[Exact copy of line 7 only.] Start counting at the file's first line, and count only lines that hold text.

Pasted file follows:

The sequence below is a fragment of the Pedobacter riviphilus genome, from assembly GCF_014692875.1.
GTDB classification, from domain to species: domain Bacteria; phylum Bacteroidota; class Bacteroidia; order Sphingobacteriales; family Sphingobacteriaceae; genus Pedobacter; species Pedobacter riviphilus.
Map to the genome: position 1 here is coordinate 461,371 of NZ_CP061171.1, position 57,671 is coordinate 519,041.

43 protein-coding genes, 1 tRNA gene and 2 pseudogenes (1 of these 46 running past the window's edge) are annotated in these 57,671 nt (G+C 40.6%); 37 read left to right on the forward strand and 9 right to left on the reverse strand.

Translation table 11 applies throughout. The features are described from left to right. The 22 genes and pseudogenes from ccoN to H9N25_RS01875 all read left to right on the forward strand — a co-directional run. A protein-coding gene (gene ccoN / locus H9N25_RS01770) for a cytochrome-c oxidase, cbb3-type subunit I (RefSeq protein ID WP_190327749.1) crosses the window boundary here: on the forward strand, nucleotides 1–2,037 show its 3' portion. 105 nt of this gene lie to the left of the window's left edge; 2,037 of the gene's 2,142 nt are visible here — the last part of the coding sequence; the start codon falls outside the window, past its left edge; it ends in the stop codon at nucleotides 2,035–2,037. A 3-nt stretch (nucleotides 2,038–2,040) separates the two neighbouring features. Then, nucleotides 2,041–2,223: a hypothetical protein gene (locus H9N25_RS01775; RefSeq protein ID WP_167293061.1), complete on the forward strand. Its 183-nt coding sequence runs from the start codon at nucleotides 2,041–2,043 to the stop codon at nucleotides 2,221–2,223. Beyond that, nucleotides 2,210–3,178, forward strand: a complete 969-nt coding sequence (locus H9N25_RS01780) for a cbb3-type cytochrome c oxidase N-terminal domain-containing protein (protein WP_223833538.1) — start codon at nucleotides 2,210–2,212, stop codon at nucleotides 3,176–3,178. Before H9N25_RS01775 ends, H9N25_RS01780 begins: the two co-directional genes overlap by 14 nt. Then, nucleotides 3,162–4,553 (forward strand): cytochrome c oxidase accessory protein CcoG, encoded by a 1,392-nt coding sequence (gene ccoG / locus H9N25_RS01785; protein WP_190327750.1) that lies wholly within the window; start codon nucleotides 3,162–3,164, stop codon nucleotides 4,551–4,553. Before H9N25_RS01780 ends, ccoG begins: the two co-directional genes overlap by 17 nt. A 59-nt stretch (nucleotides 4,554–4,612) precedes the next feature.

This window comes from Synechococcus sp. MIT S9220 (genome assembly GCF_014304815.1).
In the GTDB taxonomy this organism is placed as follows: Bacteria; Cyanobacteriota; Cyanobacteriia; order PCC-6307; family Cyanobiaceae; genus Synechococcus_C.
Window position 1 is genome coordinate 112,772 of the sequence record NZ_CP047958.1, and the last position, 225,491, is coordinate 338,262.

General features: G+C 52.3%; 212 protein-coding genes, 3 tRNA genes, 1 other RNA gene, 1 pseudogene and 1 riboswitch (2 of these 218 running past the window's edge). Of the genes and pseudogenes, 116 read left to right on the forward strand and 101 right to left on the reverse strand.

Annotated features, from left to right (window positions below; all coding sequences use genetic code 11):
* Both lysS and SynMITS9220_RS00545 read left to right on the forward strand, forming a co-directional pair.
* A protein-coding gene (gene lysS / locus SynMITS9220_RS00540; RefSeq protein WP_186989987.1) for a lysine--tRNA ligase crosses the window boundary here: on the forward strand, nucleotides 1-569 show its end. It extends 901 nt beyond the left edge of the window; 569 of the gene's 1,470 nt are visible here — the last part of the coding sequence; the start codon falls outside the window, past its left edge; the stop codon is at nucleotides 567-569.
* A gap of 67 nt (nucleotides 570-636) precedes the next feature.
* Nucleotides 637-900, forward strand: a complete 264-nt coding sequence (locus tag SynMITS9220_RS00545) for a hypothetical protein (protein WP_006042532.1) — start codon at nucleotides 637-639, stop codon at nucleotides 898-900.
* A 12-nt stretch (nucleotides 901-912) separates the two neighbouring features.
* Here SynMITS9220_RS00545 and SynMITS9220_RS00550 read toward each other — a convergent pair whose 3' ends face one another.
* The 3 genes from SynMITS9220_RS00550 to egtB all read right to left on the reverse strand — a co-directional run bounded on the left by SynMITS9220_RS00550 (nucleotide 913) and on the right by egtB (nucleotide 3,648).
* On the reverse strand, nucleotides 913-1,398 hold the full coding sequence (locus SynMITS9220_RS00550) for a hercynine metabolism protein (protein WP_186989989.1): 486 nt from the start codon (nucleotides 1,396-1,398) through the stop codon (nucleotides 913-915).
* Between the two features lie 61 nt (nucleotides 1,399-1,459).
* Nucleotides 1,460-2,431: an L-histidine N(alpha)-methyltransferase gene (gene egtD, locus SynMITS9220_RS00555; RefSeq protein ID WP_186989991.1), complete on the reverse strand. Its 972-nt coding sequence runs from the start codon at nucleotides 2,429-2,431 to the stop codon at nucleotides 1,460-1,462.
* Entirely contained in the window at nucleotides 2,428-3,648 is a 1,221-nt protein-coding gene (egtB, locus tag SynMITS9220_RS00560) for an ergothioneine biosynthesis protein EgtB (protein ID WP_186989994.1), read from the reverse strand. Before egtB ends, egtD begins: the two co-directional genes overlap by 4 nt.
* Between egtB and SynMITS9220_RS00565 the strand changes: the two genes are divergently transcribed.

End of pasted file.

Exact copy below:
In the GTDB taxonomy this organism is placed as follows: Bacteria; Cyanobacteriota; Cyanobacteriia; order PCC-6307; family Cyanobiaceae; genus Synechococcus_C.